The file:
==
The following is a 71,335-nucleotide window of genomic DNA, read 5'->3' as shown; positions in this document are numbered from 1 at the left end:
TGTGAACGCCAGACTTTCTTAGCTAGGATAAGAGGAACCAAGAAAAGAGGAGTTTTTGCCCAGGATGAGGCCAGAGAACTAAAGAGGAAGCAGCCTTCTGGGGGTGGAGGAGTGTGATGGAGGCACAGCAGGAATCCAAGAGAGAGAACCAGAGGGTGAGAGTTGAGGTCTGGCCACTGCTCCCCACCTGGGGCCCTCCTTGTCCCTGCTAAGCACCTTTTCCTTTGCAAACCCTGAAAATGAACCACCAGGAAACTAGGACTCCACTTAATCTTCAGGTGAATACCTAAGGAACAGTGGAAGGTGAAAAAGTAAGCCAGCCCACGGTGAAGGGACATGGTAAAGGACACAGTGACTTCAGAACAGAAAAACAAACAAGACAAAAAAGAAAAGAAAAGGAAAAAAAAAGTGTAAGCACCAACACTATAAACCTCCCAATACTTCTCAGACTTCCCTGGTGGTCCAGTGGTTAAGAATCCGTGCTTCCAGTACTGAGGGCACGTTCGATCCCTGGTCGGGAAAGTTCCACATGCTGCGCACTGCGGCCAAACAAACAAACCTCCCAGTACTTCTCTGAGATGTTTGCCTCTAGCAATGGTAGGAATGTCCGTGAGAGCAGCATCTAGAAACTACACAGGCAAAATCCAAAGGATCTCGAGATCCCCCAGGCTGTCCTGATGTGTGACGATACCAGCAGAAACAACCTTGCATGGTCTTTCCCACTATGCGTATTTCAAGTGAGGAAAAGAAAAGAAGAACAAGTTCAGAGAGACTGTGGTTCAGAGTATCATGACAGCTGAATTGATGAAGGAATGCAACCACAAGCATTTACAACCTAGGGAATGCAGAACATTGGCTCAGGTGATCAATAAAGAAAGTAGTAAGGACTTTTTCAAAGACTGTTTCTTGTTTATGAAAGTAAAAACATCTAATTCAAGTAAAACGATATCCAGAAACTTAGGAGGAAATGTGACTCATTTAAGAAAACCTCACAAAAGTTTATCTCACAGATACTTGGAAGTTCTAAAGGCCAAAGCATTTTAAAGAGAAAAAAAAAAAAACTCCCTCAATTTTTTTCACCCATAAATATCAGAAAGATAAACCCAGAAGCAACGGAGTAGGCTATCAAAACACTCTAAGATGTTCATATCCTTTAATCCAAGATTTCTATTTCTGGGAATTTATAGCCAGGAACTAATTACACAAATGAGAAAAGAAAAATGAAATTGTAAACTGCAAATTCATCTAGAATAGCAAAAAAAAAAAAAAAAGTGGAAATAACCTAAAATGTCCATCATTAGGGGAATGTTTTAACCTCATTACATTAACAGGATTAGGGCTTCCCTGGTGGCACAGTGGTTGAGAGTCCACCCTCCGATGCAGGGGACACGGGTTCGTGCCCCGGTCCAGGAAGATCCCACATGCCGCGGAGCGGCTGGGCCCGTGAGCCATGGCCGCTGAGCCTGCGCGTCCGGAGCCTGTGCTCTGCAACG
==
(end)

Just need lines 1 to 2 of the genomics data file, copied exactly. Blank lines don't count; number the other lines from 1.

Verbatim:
The following is a 71,335-nucleotide window of genomic DNA, read 5'->3' as shown; positions in this document are numbered from 1 at the left end:
TGTGAACGCCAGACTTTCTTAGCTAGGATAAGAGGAACCAAGAAAAGAGGAGTTTTTGCCCAGGATGAGGCCAGAGAACTAAAGAGGAAGCAGCCTTCTGGGGGTGGAGGAGTGTGATGGAGGCACAGCAGGAATCCAAGAGAGAGAACCAGAGGGTGAGAGTTGAGGTCTGGCCACTGCTCCCCACCTGGGGCCCTCCTTGTCCCTGCTAAGCACCTTTTCCTTTGCAAACCCTGAAAATGAACCACCAGGAAACTAGGACTCCACTTAATCTTCAGGTGAATACCTAAGGAACAGTGGAAGGTGAAAAAGTAAGCCAGCCCACGGTGAAGGGACATGGTAAAGGACACAGTGACTTCAGAACAGAAAAACAAACAAGACAAAAAAGAAAAGAAAAGGAAAAAAAAAGTGTAAGCACCAACACTATAAACCTCCCAATACTTCTCAGACTTCCCTGGTGGTCCAGTGGTTAAGAATCCGTGCTTCCAGTACTGAGGGCACGTTCGATCCCTGGTCGGGAAAGTTCCACATGCTGCGCACTGCGGCCAAACAAACAAACCTCCCAGTACTTCTCTGAGATGTTTGCCTCTAGCAATGGTAGGAATGTCCGTGAGAGCAGCATCTAGAAACTACACAGGCAAAATCCAAAGGATCTCGAGATCCCCCAGGCTGTCCTGATGTGTGACGATACCAGCAGAAACAACCTTGCATGGTCTTTCCCACTATGCGTATTTCAAGTGAGGAAAAGAAAAGAAGAACAAGTTCAGAGAGACTGTGGTTCAGAGTATCATGACAGCTGAATTGATGAAGGAATGCAACCACAAGCATTTACAACCTAGGGAATGCAGAACATTGGCTCAGGTGATCAATAAAGAAAGTAGTAAGGACTTTTTCAAAGACTGTTTCTTGTTTATGAAAGTAAAAACATCTAATTCAAGTAAAACGATATCCAGAAACTTAGGAGGAAATGTGACTCATTTAAGAAAACCTCACAAAAGTTTATCTCACAGATACTTGGAAGTTCTAAAGGCCAAAGCATTTTAAAGAGAAAAAAAAAAAAACTCCCTCAATTTTTTTCACCCATAAATATCAGAAAGATAAACCCAGAAGCAACGGAGTAGGCTATCAAAACACTCTAAGATGTTCATATCCTTTAATCCAAGATTTCTATTTCTGGGAATTTATAGCCAGGAACTAATTACACAAATGAGAAAAGAAAAATGAAATTGTAAACTGCAAATTCATCTAGAATAGCAAAAAAAAAAAAAAAAGTGGAAATAACCTAAAATGTCCATCATTAGGGGAATGTTTTAACCTCATTACATTAACAGGATTAGGGCTTCCCTGGTGGCACAGTGGTTGAGAGTCCACCCTCCGATGCAGGGGACACGGGTTCGTGCCCCGGTCCAGGAAGATCCCACATGCCGCGGAGCGGCTGGGCCCGTGAGCCATGGCCGCTGAGCCTGCGCGTCCGGAGCCTGTGCTCTGCAACG